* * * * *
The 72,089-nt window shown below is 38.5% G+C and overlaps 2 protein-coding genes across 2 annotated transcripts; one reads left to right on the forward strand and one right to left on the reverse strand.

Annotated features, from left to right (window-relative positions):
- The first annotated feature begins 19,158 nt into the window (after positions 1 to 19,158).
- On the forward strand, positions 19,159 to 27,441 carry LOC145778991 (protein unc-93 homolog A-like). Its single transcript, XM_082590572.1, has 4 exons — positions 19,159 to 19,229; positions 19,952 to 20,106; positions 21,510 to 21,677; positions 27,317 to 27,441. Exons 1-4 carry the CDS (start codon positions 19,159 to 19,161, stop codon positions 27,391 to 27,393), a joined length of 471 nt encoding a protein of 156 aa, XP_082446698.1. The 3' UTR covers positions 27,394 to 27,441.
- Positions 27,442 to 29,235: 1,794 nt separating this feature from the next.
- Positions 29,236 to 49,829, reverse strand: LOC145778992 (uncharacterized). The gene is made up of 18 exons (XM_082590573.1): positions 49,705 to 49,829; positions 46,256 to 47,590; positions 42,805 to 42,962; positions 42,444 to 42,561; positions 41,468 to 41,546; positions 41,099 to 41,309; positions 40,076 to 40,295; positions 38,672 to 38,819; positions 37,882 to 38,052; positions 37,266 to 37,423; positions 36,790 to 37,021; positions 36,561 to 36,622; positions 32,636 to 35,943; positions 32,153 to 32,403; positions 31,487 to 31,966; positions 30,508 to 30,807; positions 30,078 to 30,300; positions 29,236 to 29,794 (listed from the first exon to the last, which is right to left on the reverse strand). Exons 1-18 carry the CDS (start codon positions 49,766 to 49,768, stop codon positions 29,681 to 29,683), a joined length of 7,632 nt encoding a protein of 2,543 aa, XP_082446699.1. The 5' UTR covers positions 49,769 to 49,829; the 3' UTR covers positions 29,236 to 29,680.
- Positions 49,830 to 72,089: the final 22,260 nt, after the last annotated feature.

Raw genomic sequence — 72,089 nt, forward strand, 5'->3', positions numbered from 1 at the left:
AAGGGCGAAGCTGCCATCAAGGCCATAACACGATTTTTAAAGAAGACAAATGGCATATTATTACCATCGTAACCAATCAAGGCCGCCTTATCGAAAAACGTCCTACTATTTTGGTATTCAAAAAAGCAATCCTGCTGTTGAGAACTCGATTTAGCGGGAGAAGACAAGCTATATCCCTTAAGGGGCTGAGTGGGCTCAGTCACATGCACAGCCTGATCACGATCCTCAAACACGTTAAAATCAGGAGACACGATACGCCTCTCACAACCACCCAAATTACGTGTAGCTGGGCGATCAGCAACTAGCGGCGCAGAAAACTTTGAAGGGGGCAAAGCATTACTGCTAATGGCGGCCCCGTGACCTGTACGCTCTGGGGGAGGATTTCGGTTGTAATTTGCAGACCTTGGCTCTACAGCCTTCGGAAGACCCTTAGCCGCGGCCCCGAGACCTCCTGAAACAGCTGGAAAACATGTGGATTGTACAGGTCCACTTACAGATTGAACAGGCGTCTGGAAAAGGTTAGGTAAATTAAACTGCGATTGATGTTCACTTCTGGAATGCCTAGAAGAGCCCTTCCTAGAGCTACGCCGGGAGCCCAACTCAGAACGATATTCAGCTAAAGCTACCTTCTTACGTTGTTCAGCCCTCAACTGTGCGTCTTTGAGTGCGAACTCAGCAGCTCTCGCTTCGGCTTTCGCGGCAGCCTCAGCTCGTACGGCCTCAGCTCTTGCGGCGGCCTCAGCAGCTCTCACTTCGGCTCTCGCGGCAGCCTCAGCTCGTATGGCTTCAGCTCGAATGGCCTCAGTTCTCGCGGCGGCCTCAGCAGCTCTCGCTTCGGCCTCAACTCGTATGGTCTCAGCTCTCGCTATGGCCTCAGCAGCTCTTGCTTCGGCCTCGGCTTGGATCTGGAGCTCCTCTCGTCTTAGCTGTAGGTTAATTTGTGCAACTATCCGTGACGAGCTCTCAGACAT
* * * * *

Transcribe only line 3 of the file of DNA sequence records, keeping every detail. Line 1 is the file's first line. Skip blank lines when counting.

- The first annotated feature begins 19,158 nt into the window (after positions 1 to 19,158).